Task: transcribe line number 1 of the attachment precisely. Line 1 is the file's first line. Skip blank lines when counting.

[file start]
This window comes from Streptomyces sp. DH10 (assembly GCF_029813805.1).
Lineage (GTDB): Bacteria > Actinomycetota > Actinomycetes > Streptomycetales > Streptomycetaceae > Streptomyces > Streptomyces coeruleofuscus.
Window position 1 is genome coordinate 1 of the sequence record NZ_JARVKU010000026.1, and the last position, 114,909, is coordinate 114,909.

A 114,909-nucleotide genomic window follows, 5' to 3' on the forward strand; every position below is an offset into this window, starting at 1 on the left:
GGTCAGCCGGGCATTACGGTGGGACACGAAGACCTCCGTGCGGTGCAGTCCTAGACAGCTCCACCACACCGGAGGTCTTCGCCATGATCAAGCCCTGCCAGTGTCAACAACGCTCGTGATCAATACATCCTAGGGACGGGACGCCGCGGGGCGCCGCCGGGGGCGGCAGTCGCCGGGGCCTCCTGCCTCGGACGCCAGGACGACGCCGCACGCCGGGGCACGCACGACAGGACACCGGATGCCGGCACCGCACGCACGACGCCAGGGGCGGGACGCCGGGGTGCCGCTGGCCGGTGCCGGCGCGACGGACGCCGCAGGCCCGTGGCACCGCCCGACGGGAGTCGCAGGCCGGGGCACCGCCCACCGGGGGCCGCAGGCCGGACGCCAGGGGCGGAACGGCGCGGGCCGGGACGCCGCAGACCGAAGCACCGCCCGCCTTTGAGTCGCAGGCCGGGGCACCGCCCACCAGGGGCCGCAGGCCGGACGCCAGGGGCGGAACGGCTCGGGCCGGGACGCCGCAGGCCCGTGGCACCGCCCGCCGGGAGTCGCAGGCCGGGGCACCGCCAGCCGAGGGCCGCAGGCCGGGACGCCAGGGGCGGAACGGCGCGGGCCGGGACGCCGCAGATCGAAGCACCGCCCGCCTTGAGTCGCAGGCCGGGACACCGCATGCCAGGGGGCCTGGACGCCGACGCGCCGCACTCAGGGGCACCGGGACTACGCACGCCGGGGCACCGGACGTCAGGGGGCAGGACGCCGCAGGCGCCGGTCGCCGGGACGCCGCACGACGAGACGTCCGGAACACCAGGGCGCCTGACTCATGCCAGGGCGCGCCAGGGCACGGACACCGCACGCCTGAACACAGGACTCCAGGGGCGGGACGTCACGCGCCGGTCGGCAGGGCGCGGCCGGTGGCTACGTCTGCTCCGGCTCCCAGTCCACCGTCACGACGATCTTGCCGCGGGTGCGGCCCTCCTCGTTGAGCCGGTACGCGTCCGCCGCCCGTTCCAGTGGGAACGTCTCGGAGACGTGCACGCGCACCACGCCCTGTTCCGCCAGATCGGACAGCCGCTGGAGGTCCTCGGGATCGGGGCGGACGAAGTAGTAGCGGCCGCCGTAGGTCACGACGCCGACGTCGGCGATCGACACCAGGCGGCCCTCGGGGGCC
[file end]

This window comes from Streptomyces sp. DH10 (assembly GCF_029813805.1).